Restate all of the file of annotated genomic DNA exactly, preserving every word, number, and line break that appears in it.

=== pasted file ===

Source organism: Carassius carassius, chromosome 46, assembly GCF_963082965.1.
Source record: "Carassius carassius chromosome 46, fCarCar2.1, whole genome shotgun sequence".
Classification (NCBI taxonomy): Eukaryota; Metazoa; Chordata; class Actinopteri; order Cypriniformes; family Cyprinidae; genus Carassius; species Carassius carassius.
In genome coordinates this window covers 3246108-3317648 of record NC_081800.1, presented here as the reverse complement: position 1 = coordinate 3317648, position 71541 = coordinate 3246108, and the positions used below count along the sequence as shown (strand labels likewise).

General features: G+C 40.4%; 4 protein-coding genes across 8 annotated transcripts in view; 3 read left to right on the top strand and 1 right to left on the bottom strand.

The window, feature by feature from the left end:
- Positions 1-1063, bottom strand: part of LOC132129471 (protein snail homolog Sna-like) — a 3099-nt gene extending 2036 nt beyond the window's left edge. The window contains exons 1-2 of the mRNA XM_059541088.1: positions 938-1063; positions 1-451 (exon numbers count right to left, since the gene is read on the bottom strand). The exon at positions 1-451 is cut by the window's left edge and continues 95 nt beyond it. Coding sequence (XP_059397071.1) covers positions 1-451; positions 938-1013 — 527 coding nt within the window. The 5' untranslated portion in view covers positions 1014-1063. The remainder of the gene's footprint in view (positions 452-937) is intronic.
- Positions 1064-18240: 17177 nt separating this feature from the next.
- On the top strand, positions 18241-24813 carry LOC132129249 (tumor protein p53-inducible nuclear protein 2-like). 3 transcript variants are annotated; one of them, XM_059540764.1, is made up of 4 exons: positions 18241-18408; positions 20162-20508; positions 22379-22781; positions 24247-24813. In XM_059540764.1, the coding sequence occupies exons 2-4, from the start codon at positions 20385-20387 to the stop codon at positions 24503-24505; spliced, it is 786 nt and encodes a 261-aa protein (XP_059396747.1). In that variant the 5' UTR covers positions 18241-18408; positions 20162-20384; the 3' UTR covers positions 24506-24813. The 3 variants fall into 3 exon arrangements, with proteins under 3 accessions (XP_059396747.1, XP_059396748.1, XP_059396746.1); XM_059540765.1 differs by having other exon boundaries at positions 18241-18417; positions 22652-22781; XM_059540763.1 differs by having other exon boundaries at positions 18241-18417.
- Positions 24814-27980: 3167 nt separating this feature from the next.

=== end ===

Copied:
Source organism: Carassius carassius, chromosome 46, assembly GCF_963082965.1.
Source record: "Carassius carassius chromosome 46, fCarCar2.1, whole genome shotgun sequence".
Classification (NCBI taxonomy): Eukaryota; Metazoa; Chordata; class Actinopteri; order Cypriniformes; family Cyprinidae; genus Carassius; species Carassius carassius.
In genome coordinates this window covers 3246108-3317648 of record NC_081800.1, presented here as the reverse complement: position 1 = coordinate 3317648, position 71541 = coordinate 3246108, and the positions used below count along the sequence as shown (strand labels likewise).

General features: G+C 40.4%; 4 protein-coding genes across 8 annotated transcripts in view; 3 read left to right on the top strand and 1 right to left on the bottom strand.

The window, feature by feature from the left end:
- Positions 1-1063, bottom strand: part of LOC132129471 (protein snail homolog Sna-like) — a 3099-nt gene extending 2036 nt beyond the window's left edge. The window contains exons 1-2 of the mRNA XM_059541088.1: positions 938-1063; positions 1-451 (exon numbers count right to left, since the gene is read on the bottom strand). The exon at positions 1-451 is cut by the window's left edge and continues 95 nt beyond it. Coding sequence (XP_059397071.1) covers positions 1-451; positions 938-1013 — 527 coding nt within the window. The 5' untranslated portion in view covers positions 1014-1063. The remainder of the gene's footprint in view (positions 452-937) is intronic.
- Positions 1064-18240: 17177 nt separating this feature from the next.
- On the top strand, positions 18241-24813 carry LOC132129249 (tumor protein p53-inducible nuclear protein 2-like). 3 transcript variants are annotated; one of them, XM_059540764.1, is made up of 4 exons: positions 18241-18408; positions 20162-20508; positions 22379-22781; positions 24247-24813. In XM_059540764.1, the coding sequence occupies exons 2-4, from the start codon at positions 20385-20387 to the stop codon at positions 24503-24505; spliced, it is 786 nt and encodes a 261-aa protein (XP_059396747.1). In that variant the 5' UTR covers positions 18241-18408; positions 20162-20384; the 3' UTR covers positions 24506-24813. The 3 variants fall into 3 exon arrangements, with proteins under 3 accessions (XP_059396747.1, XP_059396748.1, XP_059396746.1); XM_059540765.1 differs by having other exon boundaries at positions 18241-18417; positions 22652-22781; XM_059540763.1 differs by having other exon boundaries at positions 18241-18417.
- Positions 24814-27980: 3167 nt separating this feature from the next.